FDA Approves Bevyxxa for Hospital and Extended-Duration VTE Prevention in Acutely Ill Patients


June 28, 2017—Portola Pharmaceuticals Inc. recently announced that the US Food and Drug Administration (FDA) has approved Bevyxxa (betrixaban) for hospital and extended-duration prophylaxis (35 to 42 days) of venous thromboembolism (VTE) in adult patients hospitalized for an acute medical illness who are at risk for thromboembolic complications caused by moderate or severe restricted mobility and other risk factors for VTE. Bevyxxa is an oral, once-daily factor Xa inhibitor.

Portola expects to launch Bevyxxa in the United States between August and November 2017. The company advised that in the European Union, the European Medicines Agency’s Committee for Human Medicinal Products is reviewing the marketing authorization application for betrixaban under its standard review period.

According to the Portola, Bevyxxa was granted fast track designation, which is given to drugs that may offer significant improvements in treatment or provide a treatment where no adequate therapy exists, and was approved by the FDA under priority review status. Bevyxxa has been approved based on data from Portola's pivotal phase 3 APEX study, which enrolled 7,513 patients at more than 450 clinical sites worldwide.

The company noted that the APEX study evaluated oral betrixaban for 35 to 42 days compared with injectable enoxaparin for 6 to 14 days followed by placebo in assessing the prevention of VTE in high-risk acutely ill medical patients. Bevyxxa efficacy was measured in the modified intent-to-treat analysis, which included 7,441 patients assessed by a composite outcome score comprising either the occurrence of asymptomatic proximal deep vein thrombosis (DVT) or symptomatic DVT, non-fatal pulmonary embolism, or VTE-related death.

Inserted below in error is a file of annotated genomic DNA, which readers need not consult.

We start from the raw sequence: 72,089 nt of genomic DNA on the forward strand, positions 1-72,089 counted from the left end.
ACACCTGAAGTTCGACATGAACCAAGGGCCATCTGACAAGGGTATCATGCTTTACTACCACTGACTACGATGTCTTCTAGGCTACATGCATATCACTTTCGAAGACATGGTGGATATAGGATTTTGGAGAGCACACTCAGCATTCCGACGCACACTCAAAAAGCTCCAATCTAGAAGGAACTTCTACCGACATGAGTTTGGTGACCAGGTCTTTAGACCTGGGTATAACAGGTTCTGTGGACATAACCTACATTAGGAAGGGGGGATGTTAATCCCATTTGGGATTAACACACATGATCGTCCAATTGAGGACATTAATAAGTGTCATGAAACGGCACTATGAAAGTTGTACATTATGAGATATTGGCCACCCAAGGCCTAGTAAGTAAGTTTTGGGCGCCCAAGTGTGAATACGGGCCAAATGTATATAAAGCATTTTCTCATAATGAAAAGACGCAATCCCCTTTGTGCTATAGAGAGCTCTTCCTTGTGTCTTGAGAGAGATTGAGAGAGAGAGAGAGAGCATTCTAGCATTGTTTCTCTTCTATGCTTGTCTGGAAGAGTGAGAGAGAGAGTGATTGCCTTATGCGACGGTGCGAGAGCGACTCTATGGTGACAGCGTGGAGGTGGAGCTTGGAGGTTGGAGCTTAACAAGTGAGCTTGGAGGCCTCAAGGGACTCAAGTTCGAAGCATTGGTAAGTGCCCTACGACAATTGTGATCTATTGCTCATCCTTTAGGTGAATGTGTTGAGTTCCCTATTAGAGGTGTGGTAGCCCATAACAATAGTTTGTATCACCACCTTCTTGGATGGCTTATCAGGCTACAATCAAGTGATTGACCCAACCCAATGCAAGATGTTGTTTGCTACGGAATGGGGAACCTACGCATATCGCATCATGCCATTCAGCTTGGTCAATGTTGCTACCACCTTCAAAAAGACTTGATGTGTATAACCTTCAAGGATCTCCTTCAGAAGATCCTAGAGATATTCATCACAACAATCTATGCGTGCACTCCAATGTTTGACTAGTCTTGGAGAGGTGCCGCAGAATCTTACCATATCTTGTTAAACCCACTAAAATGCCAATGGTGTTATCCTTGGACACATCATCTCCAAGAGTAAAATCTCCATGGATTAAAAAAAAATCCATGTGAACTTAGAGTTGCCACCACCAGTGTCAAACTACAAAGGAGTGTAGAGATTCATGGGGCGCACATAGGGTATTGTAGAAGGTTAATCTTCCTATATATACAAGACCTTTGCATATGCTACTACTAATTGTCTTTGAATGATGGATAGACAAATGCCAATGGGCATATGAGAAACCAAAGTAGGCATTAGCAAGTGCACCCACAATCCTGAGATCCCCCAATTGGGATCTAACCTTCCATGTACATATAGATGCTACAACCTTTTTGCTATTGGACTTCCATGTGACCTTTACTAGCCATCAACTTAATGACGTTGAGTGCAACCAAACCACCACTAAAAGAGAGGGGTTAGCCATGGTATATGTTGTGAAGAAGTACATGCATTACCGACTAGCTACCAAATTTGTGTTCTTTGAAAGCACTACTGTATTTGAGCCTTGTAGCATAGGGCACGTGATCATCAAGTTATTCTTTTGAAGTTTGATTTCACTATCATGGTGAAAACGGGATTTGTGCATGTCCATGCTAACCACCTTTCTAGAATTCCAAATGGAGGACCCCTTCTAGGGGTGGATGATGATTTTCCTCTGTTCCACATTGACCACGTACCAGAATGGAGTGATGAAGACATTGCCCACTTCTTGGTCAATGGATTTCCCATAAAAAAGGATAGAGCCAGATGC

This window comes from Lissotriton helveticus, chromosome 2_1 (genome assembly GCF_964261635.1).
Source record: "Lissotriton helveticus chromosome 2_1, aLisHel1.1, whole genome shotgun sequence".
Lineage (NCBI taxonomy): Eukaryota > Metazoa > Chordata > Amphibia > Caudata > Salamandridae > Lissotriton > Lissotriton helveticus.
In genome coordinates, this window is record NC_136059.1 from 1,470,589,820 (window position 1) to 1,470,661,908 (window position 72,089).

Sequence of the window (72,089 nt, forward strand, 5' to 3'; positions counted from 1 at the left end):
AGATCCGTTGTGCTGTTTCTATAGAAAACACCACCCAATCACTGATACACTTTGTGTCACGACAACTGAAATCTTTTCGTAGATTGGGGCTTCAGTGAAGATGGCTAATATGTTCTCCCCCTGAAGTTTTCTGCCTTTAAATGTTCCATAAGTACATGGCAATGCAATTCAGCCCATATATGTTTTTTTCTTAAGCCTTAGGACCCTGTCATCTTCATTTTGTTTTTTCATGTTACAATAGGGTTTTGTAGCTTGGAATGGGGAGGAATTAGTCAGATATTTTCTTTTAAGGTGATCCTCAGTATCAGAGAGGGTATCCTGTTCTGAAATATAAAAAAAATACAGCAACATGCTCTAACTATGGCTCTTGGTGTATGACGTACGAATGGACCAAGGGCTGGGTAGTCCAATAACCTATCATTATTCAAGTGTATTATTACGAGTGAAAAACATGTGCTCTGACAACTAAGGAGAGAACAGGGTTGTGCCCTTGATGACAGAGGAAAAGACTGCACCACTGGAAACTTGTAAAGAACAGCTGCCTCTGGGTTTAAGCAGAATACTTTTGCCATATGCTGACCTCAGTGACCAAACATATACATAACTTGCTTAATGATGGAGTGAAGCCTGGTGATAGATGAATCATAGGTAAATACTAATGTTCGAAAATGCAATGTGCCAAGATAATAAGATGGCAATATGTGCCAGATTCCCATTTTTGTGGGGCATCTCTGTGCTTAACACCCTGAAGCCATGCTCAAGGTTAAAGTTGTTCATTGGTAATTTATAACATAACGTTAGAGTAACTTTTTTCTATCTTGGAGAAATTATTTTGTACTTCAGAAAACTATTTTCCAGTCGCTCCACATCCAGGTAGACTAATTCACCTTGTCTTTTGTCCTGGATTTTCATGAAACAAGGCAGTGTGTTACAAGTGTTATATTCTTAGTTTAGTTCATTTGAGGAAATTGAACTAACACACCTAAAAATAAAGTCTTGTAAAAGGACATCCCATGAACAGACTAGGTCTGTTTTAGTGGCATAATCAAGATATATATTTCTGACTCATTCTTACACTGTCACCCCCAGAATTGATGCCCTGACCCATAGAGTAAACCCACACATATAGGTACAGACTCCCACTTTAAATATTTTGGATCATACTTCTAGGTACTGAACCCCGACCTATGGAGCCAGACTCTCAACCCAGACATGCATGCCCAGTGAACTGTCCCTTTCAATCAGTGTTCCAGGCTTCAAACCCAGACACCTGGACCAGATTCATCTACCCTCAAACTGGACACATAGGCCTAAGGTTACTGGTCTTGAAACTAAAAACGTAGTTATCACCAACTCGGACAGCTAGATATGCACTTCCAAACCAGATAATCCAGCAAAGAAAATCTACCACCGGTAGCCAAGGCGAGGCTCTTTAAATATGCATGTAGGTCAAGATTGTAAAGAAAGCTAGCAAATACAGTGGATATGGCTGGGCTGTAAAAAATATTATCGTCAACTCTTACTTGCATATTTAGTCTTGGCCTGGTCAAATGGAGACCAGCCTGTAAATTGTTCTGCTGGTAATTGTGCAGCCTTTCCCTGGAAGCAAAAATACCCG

Bevyxxa reduced the incidence of DVT and pulmonary embolism blood clots compared with those taking enoxaparin plus placebo (4.4% vs 6%; relative risk 0.75; 95% confidence interval, 0.61 to 0.91) with no significant increase in major bleeding (0.67% vs 0.57%). The most frequent reason for treatment discontinuation was bleeding, with an incidence rate for all bleeding episodes of 2.4% and 1.2% for betrixaban and enoxaparin, respectively.

In Portolo's announcement, C. Michael Gibson, MD, APEX Executive Committee Member and Steering Committee Chairman, commented, "Bevyxxa represents a major advance in the field of thrombosis. It is the first therapy to demonstrate a reduction in the incidence of VTE in these high-risk patients without a significant increase in major bleeding. With this approval, we are finally able to help protect these patients from this often fatal, yet preventable condition.”

Alexander T. Cohen, MD, APEX Co-Principal Investigator and Co-Chairman of the APEX Executive Committee added, “For the first time, physicians will have a therapy to help reduce VTE in acutely ill medical patients during their transition from hospital to home, which may ultimately help reduce morbidity.”


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